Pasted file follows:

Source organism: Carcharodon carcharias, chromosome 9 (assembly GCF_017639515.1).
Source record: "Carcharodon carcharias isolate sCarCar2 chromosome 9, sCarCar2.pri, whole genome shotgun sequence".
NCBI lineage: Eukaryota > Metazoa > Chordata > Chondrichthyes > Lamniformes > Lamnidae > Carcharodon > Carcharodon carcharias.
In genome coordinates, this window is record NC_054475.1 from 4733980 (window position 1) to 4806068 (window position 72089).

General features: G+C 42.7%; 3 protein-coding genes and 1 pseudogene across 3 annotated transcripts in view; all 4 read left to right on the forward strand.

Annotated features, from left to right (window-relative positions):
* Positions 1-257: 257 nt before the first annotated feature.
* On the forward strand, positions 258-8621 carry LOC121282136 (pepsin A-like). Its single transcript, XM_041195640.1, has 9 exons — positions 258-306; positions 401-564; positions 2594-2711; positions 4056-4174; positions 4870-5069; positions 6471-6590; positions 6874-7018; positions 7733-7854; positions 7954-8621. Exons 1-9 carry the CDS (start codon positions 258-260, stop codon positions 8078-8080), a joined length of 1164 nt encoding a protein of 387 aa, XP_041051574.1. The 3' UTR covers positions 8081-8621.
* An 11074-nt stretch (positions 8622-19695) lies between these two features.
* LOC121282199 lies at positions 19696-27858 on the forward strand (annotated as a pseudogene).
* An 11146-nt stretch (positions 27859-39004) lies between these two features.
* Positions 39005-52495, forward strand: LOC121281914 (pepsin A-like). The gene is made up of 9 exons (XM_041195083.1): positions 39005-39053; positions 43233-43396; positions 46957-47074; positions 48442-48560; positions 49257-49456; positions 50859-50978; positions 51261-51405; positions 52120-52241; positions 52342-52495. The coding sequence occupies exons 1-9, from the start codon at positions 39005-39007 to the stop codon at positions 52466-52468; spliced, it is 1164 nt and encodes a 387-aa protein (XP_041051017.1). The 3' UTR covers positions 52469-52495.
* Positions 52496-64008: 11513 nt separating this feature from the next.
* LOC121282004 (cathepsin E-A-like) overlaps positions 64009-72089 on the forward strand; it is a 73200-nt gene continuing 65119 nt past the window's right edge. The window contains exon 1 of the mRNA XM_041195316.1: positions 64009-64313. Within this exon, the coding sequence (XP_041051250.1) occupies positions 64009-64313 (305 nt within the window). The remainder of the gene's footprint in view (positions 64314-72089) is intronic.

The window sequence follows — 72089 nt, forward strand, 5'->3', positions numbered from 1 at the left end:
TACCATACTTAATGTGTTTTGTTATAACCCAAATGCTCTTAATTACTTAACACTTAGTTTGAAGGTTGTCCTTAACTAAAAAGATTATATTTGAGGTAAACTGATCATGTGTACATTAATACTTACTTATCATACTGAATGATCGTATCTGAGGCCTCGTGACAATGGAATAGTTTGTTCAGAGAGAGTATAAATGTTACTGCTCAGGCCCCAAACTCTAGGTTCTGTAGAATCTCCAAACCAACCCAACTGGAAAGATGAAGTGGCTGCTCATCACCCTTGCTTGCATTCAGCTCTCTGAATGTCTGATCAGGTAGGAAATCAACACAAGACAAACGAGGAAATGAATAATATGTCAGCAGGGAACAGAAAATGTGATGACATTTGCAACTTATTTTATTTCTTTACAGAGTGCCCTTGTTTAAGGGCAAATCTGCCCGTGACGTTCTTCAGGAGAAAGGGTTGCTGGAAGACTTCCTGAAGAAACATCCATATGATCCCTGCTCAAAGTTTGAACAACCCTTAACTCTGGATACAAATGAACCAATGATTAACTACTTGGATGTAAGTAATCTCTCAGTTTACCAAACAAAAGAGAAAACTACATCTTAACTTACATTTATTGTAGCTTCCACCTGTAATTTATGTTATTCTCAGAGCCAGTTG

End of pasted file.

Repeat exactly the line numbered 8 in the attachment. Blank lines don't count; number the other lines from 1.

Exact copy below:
* On the forward strand, positions 258-8621 carry LOC121282136 (pepsin A-like). Its single transcript, XM_041195640.1, has 9 exons — positions 258-306; positions 401-564; positions 2594-2711; positions 4056-4174; positions 4870-5069; positions 6471-6590; positions 6874-7018; positions 7733-7854; positions 7954-8621. Exons 1-9 carry the CDS (start codon positions 258-260, stop codon positions 8078-8080), a joined length of 1164 nt encoding a protein of 387 aa, XP_041051574.1. The 3' UTR covers positions 8081-8621.